U of S | Mailing List Archive | alt-photo-process-l | Re: R.I.P. HDR

Re: R.I.P. HDR

Hi Judy

John Ruskin wrote of James Whistler's painting Nocturn in Black and Gold:
The Falling Rocket

"For Mr. Whistler's own sake, no less than for the protection of the
purchaser, Sir Coutts Lindsay ought not to have admitted works into the
gallery in which the ill-educated conceit of the artist so nearly approached
the aspect of willful imposture. I have seen, and heard, much of cockney
impudence before now; but never expected a coxcomb to ask two hundred
guineas for flinging a pot of paint in the public's face"

Whistler sued for libel and one damages of one farthing

Don Sweet

----- Original Message ----- 
From: "Judy Seigel" <jseigel@panix.com>
To: <alt-photo-process-l@usask.ca>
Sent: Saturday, September 19, 2009 2:18 PM
Subject: Re: R.I.P. HDR

> The subject line of the following e-mail should really be "Fools rush in
> where angels fear to tread," because.... really:
> To valorize or condemn a process simply as a process is inane, because any
> process can be misused or be, alternatively, sublime.  I don't see the
> photo mags that were mentioned in this thread, but of the very few HDR
> prints I have seen (in reproduction only), several were stunning.
> Still, what came to mind reading this thread was .... oops, what's that
> elixir they give for loss of memory?  I need some immediately:  I'm
> forgetting who it was who declared whichever painter in the 19th century
> was "throwing a pot of paint in the public eye" or words very close to
> that.
> My point, however, is obvious, in fact axiomatic: to praise or condemn a
> process AS a process, is useless. There isn't a one, from the purest
> platinum print to the most wild constructed negative that can't be
> exquisite or a stupid cliche.
> I also wonder if there's a photographer who's worked more than a few
> years, who won't denigrate some style or process s/he has used (and once
> LOVED), but has now moved on from.  Which is to say, ANY style or process,
> from a photogram to a giant view camera can be brilliant or dumb... tho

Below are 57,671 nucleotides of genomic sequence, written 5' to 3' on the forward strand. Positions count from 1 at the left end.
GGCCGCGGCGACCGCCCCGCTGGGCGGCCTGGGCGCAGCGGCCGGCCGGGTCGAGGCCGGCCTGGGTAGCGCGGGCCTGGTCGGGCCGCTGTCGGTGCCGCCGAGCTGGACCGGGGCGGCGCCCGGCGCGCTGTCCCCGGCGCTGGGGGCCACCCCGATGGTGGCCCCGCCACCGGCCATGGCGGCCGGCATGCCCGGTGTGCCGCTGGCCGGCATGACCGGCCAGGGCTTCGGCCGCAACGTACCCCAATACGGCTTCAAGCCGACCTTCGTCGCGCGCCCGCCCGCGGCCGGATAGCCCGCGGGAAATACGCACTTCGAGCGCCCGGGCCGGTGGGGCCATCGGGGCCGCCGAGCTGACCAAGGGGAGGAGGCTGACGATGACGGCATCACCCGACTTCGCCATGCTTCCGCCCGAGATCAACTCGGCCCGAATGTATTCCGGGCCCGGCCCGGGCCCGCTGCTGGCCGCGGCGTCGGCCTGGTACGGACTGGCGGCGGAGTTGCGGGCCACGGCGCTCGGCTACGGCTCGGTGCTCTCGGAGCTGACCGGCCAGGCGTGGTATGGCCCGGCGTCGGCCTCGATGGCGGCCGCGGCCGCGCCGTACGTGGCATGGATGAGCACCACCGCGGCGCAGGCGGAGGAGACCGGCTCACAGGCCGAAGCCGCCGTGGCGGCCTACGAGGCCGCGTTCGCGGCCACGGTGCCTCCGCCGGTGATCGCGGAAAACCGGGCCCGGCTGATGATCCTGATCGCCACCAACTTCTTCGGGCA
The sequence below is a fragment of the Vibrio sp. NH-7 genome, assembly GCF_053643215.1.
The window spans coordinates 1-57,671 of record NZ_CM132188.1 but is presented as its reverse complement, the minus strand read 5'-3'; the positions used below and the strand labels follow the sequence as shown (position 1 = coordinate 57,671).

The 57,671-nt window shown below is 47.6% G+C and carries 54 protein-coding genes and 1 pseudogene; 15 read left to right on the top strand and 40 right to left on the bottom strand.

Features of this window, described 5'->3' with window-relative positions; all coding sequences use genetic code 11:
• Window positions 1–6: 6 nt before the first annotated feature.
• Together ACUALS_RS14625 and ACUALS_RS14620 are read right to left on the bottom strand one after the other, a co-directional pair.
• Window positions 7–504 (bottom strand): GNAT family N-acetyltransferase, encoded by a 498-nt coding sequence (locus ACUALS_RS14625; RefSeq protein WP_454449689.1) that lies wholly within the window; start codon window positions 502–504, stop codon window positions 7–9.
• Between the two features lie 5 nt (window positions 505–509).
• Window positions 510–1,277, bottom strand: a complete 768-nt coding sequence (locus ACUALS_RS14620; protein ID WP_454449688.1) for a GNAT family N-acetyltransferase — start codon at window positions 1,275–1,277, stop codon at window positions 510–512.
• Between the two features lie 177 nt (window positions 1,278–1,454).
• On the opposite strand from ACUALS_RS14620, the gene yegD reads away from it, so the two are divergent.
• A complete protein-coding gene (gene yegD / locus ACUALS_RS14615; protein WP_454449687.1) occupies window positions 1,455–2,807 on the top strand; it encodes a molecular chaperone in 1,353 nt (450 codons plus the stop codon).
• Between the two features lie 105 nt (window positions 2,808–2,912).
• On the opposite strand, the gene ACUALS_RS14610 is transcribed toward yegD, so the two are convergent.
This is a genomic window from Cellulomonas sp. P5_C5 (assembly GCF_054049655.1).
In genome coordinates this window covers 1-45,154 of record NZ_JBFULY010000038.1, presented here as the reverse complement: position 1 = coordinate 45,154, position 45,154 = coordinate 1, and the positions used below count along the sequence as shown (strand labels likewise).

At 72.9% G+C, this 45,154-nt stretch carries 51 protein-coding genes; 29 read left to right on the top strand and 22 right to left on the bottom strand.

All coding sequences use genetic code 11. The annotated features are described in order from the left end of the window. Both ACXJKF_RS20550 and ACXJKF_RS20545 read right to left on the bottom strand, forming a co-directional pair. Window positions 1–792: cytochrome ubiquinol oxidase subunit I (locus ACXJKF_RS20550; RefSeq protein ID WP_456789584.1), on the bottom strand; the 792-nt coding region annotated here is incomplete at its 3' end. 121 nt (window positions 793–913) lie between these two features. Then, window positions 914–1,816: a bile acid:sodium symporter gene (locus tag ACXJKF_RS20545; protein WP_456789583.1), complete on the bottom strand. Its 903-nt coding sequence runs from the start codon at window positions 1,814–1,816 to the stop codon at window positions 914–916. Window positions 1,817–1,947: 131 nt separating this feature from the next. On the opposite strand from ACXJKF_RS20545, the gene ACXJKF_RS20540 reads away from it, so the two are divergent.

> generally speaking the gifted artist tends to use it so that other
> qualities than the process itself are paramount, or at least shine
> through.
> I'll say also (at risk of instant assassination) that, although I found
> Keith Carter's gum technique awesome, most of those images were pure
> convention. Tho it's probably easier to see this in history:  I tried to
> find the source of that "pot of paint" line from my shelf, but lacked the
> patience. However, what I picked up was a Peter Henry Emerson book titled
> "Naturalistic Photography for Students of the Art." (Reprint of the
> original 1899 edition.)
> Opening (I swear) at random (page 153), I found: "For artistic reasons we
> are of the opinion that Collotypes, Woodburytypes and all such methods,
> are undesirable, and this we say deliberately, after long study of the
> subject...." etc. etc. etc.
> In fact, P-F #3 is full of quotations laying down "laws" we mostly laugh
> at now... along with a bunch of other Emerson "rules" of photography I'm
> not finding at this minute, but ... just think for instance how Mortensen
> was derided... and think what you could get for one of his prints today.
> (And don't you wish you had that old bathtub on legs your grandma threw
> out?) I've also heard from more than one photographer on this very list:
> "Mortensen is my favorite photographer." And here's another dictum from
> Emerson (page 14, P-F #3): "Handwork on a picture made by camera and lens"
> is "aesthetic miscegenation." And in his 1904 "Plea for Straight
> Photography" Sadakichi Hartmann said that to be seen as art in its own
> right, photography "must be absolutely independent and rely on its own
> strength."  That is, he explained, minus "trickeries" of any sort.. Paul
> Strand said in 1917 that "the full potential of any medium is dependent on
> the purity of its use."  But we know, don't we?, that "purity of use" is
> generally speaking in the eye of the beholder, and perhaps above all in
> the date of the beholding...
> Besides, which of us, while "maturing" in the medium has not at some point
> dismissed a style or oeuvre that when we first saw it, we loved.....  And
> possibly even vice versa.
> Etc. etc. etc. etc. etc. etc. etc. etc. etc. etc.....
> Judy